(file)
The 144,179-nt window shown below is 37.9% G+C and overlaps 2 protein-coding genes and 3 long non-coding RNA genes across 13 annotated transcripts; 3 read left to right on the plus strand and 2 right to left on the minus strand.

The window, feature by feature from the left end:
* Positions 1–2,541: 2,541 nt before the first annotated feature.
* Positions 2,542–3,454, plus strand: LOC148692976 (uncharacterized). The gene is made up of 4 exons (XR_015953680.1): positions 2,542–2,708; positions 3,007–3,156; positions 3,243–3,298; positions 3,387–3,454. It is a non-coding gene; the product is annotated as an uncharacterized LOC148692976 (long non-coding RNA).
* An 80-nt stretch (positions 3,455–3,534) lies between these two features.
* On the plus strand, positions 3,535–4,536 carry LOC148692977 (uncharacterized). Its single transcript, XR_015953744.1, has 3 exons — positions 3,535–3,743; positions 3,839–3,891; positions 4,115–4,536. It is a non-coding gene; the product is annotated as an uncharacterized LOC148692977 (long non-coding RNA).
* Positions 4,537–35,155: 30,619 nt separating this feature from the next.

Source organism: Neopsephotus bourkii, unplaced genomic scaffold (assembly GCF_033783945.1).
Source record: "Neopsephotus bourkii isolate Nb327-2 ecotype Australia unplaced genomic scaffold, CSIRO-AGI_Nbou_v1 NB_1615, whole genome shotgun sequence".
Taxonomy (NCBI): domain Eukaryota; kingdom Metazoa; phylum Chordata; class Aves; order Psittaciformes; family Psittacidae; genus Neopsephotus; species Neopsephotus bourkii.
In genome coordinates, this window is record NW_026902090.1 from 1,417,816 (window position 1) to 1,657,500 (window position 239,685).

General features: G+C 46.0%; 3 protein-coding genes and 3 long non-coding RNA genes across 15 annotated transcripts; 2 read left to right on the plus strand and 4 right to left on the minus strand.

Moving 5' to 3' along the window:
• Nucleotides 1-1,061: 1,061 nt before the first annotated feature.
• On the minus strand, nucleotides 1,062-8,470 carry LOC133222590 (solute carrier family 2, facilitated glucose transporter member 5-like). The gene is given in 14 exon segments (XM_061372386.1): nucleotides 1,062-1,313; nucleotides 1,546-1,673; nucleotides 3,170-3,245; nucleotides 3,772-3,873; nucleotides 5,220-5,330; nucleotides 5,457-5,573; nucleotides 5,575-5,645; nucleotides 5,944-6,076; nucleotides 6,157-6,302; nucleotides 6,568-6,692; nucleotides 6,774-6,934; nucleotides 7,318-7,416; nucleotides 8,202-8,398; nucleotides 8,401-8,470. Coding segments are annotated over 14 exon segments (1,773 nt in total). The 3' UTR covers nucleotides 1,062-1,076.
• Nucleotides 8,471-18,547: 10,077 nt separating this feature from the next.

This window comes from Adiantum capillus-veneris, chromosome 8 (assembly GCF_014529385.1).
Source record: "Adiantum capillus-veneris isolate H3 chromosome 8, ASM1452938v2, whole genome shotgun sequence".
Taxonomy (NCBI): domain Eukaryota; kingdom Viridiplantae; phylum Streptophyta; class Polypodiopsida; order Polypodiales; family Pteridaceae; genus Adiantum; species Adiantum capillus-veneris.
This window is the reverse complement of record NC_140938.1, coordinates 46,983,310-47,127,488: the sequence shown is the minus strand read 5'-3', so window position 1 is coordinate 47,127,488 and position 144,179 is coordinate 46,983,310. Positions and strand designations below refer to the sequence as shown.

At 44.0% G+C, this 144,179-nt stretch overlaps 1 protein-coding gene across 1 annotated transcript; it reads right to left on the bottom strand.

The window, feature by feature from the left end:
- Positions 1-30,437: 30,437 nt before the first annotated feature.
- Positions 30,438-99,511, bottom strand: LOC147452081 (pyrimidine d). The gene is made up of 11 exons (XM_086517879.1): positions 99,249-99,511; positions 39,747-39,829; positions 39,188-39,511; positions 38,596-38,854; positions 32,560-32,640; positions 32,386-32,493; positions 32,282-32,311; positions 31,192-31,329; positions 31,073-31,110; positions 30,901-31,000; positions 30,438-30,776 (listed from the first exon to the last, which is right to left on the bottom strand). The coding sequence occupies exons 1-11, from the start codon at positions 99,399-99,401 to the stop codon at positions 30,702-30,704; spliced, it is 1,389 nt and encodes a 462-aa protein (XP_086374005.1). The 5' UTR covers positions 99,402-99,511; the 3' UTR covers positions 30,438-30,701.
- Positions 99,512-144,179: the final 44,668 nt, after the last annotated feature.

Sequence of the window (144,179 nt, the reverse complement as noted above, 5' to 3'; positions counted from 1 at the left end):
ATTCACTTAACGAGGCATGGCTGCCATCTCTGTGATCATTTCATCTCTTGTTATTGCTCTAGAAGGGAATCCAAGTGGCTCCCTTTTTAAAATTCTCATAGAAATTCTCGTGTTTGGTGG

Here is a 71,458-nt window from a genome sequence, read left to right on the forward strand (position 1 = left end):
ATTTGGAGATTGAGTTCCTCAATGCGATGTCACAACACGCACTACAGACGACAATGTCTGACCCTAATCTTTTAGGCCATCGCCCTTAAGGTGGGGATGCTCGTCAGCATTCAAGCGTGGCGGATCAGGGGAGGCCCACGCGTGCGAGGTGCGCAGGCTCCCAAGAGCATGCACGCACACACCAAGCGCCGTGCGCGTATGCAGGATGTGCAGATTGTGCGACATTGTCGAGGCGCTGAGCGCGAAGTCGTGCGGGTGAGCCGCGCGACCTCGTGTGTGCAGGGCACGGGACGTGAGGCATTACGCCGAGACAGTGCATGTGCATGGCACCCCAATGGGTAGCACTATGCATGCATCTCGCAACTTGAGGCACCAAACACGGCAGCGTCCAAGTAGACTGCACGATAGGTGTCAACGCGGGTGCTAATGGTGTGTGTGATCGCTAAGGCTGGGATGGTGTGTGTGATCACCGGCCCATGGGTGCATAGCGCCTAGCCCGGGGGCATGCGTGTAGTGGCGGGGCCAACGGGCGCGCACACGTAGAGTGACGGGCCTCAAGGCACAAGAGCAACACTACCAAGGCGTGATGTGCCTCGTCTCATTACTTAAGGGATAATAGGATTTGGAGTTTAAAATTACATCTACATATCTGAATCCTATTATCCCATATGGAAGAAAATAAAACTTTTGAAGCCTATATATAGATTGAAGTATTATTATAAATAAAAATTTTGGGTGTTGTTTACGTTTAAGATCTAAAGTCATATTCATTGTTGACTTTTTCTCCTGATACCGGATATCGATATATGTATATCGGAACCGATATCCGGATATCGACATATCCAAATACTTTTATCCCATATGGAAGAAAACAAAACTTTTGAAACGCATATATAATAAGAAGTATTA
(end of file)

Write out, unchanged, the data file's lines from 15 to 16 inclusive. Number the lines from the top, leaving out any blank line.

• On the minus strand, nucleotides 1,062-8,470 carry LOC133222590 (solute carrier family 2, facilitated glucose transporter member 5-like). The gene is given in 14 exon segments (XM_061372386.1): nucleotides 1,062-1,313; nucleotides 1,546-1,673; nucleotides 3,170-3,245; nucleotides 3,772-3,873; nucleotides 5,220-5,330; nucleotides 5,457-5,573; nucleotides 5,575-5,645; nucleotides 5,944-6,076; nucleotides 6,157-6,302; nucleotides 6,568-6,692; nucleotides 6,774-6,934; nucleotides 7,318-7,416; nucleotides 8,202-8,398; nucleotides 8,401-8,470. Coding segments are annotated over 14 exon segments (1,773 nt in total). The 3' UTR covers nucleotides 1,062-1,076.
• Nucleotides 8,471-18,547: 10,077 nt separating this feature from the next.